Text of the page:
Cost of Electricity Could Double

A Guatemalan court held that EEGSA electricity company was right in its claim, which would raise the cost of a kilowatt from $0.16 to $0.25.

Thursday, May 28, 2009

If this ruling is confirmed in superior courts, the increased cost of production would be inaccessible for many businesses.

Carlos Colom Bickford, president of the CNEE, told "We are extremely surprised and troubled by the decision in favor of EEGSA, but we filed an appeal before the Constitutional Court to correct the resolution."

More on this topic

Further Increases in Electricity Rates in Costa Rica

August 2012

Large scale customers of the Instituto Costarricense de Electricidad (ICE) will pay an extra 23% on their electric bill if the requested increase is approved by the regulator.

Delays in the start up of new hydroelectrical projects by the ICE and the low amount of rainfall this year are taking their toll in the form of cost increases in power generation because of the increase in purchases of bunker and diesel for power plants.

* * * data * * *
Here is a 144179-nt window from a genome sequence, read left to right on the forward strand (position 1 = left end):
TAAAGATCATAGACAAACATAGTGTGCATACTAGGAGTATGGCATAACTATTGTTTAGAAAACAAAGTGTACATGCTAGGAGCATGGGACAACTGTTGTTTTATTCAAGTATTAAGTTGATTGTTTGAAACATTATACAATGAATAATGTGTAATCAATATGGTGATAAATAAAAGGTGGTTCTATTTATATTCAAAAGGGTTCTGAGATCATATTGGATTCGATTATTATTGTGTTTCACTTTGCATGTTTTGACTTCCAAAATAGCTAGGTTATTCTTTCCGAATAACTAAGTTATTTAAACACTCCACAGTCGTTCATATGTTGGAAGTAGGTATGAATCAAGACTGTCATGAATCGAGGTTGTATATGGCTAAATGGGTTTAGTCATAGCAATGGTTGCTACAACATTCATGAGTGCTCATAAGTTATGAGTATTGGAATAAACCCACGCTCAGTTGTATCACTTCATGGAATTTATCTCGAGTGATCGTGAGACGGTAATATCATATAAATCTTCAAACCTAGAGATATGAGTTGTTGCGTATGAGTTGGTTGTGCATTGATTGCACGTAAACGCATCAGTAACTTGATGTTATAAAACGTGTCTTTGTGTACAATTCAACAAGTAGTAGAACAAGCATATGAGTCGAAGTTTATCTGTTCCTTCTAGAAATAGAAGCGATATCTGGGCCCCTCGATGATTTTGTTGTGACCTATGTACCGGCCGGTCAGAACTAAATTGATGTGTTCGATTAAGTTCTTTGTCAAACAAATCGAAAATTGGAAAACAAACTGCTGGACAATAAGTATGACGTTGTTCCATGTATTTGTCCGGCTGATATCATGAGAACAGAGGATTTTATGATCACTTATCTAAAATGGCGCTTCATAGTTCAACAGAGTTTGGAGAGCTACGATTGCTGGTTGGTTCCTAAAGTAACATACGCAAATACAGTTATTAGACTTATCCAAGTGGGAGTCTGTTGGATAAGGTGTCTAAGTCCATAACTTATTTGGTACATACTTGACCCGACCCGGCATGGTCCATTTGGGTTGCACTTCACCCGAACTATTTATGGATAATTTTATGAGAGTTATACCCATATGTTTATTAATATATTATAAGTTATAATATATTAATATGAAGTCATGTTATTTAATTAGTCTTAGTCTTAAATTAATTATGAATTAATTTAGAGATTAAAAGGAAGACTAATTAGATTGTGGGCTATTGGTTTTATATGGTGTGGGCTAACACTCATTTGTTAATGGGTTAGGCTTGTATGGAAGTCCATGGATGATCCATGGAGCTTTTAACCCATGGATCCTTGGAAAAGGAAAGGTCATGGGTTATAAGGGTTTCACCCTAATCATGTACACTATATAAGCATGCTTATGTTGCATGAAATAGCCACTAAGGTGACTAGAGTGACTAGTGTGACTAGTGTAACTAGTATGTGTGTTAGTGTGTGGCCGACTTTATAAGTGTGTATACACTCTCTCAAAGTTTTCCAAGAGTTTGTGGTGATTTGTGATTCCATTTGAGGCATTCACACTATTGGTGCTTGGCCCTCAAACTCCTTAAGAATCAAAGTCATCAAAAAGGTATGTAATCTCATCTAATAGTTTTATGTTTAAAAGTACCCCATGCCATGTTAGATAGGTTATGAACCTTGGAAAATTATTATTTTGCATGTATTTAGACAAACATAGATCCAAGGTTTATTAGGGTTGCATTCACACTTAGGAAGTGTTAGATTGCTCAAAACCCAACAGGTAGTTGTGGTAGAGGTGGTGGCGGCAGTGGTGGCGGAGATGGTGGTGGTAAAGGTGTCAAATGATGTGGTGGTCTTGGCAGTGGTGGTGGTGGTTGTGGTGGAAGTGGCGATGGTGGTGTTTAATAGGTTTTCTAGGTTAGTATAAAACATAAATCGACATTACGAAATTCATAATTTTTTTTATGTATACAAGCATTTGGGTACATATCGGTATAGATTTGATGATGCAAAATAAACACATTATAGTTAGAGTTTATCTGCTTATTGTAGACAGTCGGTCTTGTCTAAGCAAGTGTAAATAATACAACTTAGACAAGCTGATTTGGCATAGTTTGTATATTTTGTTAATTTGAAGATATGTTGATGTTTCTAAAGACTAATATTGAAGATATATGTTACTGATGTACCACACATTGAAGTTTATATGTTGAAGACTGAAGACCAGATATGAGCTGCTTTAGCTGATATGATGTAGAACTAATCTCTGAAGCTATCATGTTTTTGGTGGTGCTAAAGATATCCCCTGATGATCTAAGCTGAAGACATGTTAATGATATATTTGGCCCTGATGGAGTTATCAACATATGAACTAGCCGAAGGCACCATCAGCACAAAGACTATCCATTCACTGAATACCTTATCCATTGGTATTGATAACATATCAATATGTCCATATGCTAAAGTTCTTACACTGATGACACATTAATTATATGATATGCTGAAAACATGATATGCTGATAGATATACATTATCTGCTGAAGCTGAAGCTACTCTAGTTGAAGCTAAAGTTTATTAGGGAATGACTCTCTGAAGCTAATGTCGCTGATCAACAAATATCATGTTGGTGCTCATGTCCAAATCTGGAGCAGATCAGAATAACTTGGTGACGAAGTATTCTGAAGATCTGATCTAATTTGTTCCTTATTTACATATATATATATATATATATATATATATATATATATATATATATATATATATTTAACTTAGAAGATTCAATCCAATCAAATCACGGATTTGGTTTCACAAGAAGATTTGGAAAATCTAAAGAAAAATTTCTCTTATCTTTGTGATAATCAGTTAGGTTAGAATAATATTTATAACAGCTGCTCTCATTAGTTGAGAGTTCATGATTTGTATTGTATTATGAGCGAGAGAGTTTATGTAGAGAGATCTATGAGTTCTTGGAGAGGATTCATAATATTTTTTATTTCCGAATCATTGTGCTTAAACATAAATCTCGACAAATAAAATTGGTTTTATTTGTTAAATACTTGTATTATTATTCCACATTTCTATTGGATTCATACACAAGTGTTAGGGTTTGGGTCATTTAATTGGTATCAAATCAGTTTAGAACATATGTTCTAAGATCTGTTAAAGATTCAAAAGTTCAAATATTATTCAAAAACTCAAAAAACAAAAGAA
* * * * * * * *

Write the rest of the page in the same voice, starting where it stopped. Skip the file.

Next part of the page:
Guatemala Extends Energy Subsidy

May 2010

The government of Guatemala will invest $14.52 million to lower the energy bill of those users consuming more than 300 kilowatts.

This way, the existing energy subsidy is extended to those users not included in the social rate (less than 200 kilowatts).

Local newspaper reported that the money will be wired to the country’s energy companies, in order to absorb a recent increase in the price of energy.

Guatemalan Energy Rates Hike Hangs in The Balance

May 2010

An increase in energy prices, effective since May 1st, was nullified by a court ruling.

The Second Civil Court, head by judge Norma Eugenia Fratti, ruled in favor of two “recursos de amparo” (appeals for legal protection on grounds of violation of rights and liberties), introduced by Human Rights Defender Sergio Morales.

Electricity Rates Up 15% in Guatemala

January 2010

The cost of non-subsided electricity will increase 15% on February 1st.

Carlos Meany, minister of Energy, explained that the increase will only affect users who consume more than 300 kilowatts a month.

"The increase is in response to lower hydroelectric generation, caused by a shortage of rain, and increases in the price of petroleum", reported

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